MESSAGE IN THE MOVIES
If you jump down to my halo and pitchfork ratings, you will see that I’ve used the word “mild” three times in describing the new romantic comedy/fantasy/musical Yesterday. And that’s exactly the word to describe this charming and lightweight film from director Danny Boyle and writer Richard Curtis. It’s a romantic comedy without much conflict, a fantasy without much world building and a musical with only familiar songs. It’s an enjoyable two hours in the theater, but afterwards you’ll have a hard time figuring out exactly what happened on screen.
Yesterday is like a time travel movie without time travel. Let me explain. It is a common trope in time machine stories to travel to the past with a great invention or idea and lay claim to it before the original creator comes into existence. In this movie, the valuable object is the complete Beatles song catalogue.
Jack Malik (Patel) is a struggling musician who can barely gather up a dozen people to listen to his music. Often it is just his mates in the audience, including Ellie (James), his nearest and dearest friend since elementary school days.
But, one evening, there is a strange storm and the lights go out all around the world. In the sudden darkness Jack crashes his bicycle into a bus. When he awakens in the hospital, he is missing two teeth. As he is mending, Jack soon discovers that no one seems to know anything about The Beatles. He also notices that people respond with great emotion when they hear him sing the Lennon/McCartney songbook, giving him credit for the tunes. The overlooked kid from Lowestoft is quickly considered a musical genius, attracting the attention of Ed Sheeran (playing himself in self-deprecating fashion) and a big-time record executive (Kate McKinnon). Fame and fortune await, but in a second-hand way. How long can this go on, and will Jack find happiness playing purloined pop songs?
It’s fun to go on the journey with Jack, especially with the clever writing of Richard Curtis. The first hour of the film is the best, as Jack struggles to understand his changed alternative world. But then the film loses energy. like a colorful carnival balloon leaking helium. Yesterday sets up a story full of tremendous possibilities and then chooses the easiest pathway. One of the things that bothered me the most was how long it took for the record label to give Jack a backup band. Singing this music on solo guitar seemed more like a demo version than the real thing. And Jack’s fame comes so quickly, I began to wonder if this alternative history also created Jack’s fan base.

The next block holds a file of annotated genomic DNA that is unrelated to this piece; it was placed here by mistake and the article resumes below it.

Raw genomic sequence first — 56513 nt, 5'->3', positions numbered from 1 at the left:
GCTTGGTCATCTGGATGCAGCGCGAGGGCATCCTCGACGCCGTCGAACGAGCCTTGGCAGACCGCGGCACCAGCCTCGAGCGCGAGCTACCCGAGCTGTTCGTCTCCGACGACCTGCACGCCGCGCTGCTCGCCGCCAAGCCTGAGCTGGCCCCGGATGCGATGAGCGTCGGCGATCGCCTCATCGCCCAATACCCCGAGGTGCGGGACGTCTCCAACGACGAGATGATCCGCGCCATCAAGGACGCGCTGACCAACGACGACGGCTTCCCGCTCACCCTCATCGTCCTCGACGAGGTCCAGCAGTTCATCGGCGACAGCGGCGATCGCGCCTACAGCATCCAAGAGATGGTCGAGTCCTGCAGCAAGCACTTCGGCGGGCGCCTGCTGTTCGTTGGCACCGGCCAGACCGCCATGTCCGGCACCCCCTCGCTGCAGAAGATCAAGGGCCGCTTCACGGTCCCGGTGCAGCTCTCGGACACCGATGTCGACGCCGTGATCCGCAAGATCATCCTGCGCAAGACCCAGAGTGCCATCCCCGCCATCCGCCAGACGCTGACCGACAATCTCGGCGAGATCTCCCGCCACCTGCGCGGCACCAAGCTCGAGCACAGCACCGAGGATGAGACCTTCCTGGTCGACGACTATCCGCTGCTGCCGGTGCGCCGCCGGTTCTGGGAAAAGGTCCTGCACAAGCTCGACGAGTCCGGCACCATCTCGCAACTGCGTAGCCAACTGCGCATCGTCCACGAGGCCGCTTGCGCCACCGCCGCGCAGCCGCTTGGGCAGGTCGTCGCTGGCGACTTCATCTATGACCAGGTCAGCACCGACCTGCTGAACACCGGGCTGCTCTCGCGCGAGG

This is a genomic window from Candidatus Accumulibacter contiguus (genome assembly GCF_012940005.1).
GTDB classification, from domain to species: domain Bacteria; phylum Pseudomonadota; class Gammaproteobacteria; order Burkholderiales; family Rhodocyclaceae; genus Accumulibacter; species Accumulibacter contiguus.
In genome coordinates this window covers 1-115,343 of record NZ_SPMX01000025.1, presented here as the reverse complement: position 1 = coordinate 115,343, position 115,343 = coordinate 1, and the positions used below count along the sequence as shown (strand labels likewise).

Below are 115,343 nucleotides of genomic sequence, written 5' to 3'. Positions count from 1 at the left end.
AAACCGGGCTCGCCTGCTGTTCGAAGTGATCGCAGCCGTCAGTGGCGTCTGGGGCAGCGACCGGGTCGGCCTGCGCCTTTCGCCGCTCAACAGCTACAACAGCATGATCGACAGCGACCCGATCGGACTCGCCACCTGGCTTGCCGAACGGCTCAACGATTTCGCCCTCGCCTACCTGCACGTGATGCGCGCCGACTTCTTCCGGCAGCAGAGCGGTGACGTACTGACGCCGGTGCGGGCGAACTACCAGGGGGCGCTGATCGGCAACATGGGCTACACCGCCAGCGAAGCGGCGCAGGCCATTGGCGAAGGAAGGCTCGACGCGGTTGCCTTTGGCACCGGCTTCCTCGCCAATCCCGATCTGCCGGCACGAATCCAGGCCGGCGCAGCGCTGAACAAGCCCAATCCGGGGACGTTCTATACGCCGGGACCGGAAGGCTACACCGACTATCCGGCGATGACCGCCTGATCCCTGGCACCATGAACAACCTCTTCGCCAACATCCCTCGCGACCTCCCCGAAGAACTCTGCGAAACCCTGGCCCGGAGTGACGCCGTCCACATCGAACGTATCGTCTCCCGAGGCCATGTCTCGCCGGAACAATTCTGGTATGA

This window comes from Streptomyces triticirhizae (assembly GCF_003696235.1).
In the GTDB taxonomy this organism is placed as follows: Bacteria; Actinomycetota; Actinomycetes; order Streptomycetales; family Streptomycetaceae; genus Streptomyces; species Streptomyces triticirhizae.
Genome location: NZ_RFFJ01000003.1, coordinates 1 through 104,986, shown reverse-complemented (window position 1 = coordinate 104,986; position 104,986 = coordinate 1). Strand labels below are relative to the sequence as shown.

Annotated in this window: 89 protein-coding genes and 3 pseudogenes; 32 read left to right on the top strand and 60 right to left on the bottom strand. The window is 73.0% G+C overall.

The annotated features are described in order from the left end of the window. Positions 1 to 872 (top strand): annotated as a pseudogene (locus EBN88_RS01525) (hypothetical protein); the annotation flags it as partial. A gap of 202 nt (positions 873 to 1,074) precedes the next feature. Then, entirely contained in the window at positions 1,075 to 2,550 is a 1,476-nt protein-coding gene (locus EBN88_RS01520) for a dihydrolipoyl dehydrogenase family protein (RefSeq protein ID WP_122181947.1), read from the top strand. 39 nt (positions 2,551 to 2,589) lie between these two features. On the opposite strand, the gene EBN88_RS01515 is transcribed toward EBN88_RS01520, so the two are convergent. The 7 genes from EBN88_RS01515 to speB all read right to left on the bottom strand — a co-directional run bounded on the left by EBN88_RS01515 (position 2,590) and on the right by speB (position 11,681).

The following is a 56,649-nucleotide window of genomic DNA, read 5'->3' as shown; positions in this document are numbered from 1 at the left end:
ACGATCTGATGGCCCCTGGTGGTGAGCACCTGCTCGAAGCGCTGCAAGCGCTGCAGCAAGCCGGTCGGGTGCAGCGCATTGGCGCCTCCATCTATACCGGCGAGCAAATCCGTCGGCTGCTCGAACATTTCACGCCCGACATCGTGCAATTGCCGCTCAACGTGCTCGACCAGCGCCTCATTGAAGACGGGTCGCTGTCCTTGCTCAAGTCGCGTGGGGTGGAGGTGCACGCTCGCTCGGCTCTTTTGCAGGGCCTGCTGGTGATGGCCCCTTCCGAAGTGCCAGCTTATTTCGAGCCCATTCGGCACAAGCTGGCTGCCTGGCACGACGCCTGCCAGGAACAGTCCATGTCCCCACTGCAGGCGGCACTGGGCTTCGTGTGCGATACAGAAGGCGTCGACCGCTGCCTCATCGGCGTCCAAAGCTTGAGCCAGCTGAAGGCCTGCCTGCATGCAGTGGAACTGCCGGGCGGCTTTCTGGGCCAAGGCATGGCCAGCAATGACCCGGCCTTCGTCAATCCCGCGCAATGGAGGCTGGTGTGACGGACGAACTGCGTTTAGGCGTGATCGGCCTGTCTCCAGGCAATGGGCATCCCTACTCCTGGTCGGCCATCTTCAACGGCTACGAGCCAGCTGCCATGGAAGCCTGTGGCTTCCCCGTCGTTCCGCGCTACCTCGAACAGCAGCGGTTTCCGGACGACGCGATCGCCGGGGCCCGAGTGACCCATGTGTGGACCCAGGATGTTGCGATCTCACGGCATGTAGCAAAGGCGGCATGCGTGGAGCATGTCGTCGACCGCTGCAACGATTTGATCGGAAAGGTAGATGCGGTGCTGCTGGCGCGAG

Still, it’s was nice to watch a film with likable characters and memorable songs. Yesterday makes for family-friendly viewing, providing a chance for grandparents to explain to their grandkids who The Beatles are. Because – well – to some little kids, this group never existed.
Halo and Pitchfork Rating:
Three halos: There’s a good heart and a few good laughs in this mild musical fantasy.
One pitchfork: Some swearing, mild sexual activity, mild drinking.
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Rev. Bruce Batchelor-Glader
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